Adam is one of the nation’s leading young whistleblower lawyers. He brings with him a special ability not just to litigate, but to investigate – and understand – complex organizations and transactions. His extensive familiarity with tech issues is built on a computer science degree and work as a software engineer at various startups and in Silicon Valley. He is widely admired as a “pit bull with an Ivy League mind” – a fearsome combination for a litigator.
Until 2017, Adam served as an Assistant Attorney General in the New York Office of the Attorney General. While in government, Adam handled a wide range of civil and criminal matters, focusing especially on investigating and litigating qui tam complaints and using the False Claims Act to recover in cases in which the State had been defrauded. Adam drove all aspects of enforcement and prosecution, including investigating, taking testimony, and representing the State in court.
Before joining the Attorney General’s Office, Adam was an attorney at the criminal and civil litigation boutique Morvillo Abramowitz Grand Iason & Anello P.C. He represented individuals throughout the United States and from various countries in state and federal criminal cases, including healthcare fraud, tax, and antitrust prosecutions. And because New York is home to disputes touching on every aspect of the global business world, Adam also represented individuals and corporations at all stages of civil litigation, from complaint through trial, in diverse areas of the law including common law fraud and consumer protection. Adam was selected by Super Lawyers as a Rising Star for litigation.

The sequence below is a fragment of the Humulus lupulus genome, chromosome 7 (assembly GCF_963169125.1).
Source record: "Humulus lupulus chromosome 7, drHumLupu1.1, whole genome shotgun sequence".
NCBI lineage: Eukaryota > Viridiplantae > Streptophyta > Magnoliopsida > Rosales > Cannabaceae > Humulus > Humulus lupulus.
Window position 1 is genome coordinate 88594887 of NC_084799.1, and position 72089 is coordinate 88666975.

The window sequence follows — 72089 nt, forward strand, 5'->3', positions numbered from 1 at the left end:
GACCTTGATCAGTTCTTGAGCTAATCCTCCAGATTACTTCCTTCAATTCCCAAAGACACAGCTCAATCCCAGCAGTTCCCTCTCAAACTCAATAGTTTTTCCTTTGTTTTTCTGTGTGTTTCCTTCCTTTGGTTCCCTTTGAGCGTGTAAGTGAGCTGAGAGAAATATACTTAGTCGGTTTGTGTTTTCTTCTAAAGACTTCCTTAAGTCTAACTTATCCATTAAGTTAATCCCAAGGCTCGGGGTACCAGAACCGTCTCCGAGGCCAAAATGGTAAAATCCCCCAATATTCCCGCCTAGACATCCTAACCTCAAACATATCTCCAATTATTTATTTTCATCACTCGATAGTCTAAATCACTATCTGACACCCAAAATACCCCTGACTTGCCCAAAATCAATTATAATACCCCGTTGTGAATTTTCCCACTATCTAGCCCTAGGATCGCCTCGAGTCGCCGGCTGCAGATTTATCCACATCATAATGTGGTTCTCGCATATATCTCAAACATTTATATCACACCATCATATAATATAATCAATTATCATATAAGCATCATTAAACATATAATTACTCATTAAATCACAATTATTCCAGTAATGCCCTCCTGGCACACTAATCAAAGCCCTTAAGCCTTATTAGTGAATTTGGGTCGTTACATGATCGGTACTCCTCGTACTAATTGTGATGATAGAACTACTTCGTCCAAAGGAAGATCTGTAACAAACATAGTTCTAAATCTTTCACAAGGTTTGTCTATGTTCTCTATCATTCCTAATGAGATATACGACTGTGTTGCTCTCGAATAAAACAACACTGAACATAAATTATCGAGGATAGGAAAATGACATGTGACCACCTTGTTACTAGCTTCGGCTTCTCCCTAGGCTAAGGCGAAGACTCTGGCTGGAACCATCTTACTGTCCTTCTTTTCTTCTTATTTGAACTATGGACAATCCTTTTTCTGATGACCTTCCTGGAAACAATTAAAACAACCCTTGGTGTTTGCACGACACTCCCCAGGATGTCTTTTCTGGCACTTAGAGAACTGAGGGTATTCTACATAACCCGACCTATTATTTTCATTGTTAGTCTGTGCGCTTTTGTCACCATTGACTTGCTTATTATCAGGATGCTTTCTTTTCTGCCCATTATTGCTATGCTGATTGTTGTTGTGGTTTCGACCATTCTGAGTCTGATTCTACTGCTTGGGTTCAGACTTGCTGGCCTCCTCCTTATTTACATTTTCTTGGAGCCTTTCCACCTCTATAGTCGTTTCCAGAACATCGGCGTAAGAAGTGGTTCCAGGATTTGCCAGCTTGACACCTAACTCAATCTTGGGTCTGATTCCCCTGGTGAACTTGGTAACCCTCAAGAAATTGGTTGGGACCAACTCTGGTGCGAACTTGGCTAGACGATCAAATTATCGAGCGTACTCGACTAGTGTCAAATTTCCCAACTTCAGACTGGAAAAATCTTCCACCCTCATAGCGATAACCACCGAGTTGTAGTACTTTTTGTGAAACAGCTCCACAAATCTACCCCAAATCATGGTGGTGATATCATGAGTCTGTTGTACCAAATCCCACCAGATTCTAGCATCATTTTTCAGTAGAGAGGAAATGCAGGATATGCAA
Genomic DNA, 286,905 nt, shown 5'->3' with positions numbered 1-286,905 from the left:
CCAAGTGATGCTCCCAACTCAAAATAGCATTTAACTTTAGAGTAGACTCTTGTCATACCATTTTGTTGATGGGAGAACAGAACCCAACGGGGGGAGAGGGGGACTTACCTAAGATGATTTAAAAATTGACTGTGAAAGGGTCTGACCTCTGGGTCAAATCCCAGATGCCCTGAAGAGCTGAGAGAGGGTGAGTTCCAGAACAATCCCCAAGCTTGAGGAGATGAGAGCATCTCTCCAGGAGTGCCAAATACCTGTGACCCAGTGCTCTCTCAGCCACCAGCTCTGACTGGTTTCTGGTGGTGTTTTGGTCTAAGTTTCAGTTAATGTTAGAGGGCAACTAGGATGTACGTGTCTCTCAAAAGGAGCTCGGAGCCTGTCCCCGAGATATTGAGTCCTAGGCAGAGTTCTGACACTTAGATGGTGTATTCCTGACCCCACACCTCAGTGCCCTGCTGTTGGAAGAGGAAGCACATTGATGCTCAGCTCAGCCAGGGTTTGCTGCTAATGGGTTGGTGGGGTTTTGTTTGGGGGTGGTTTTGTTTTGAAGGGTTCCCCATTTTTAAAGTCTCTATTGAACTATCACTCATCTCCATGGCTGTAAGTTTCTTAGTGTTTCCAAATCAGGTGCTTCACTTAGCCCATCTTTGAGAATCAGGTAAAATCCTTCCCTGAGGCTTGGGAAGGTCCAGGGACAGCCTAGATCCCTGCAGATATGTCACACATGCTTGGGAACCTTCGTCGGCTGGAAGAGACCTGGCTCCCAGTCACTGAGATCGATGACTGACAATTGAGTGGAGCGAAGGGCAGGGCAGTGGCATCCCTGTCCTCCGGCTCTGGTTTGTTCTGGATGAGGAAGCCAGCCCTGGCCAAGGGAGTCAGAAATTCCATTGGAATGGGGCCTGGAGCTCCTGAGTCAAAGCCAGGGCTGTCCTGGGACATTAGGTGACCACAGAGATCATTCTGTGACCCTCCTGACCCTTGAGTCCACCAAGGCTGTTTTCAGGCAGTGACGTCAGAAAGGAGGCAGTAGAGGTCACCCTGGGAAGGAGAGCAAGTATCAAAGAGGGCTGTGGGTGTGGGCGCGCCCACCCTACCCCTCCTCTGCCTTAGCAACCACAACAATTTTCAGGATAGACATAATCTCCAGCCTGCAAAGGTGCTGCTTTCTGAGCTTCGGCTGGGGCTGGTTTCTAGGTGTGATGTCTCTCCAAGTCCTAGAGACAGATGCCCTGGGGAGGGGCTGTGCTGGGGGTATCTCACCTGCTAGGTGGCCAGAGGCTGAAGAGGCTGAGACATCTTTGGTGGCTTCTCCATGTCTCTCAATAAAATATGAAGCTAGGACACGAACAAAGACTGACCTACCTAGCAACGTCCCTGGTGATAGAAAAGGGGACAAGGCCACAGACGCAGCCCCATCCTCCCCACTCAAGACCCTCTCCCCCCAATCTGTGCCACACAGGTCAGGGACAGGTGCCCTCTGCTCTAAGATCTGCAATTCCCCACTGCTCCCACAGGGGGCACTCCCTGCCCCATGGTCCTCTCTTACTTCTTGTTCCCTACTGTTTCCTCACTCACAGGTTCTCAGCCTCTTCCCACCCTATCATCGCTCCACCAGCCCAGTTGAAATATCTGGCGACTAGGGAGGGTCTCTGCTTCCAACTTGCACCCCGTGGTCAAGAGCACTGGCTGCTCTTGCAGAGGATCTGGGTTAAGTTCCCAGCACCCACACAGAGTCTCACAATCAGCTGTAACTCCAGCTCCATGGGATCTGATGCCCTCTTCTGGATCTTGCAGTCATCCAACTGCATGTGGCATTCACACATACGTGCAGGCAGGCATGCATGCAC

Adam attended the University of Michigan, where he studied computer science, and spent a year at Tel Aviv University, taking courses in middle eastern politics. After a stint working on cloud computing in Silicon Valley, he attended the University of Pennsylvania Law School, where he was a Levy Scholar in Law and Public Governance. He graduated from Penn cum laude, clerked for Magistrate Judge Gabriel Gorenstein in the Southern District of New York, and then spent six months at the International Criminal Court in The Hague.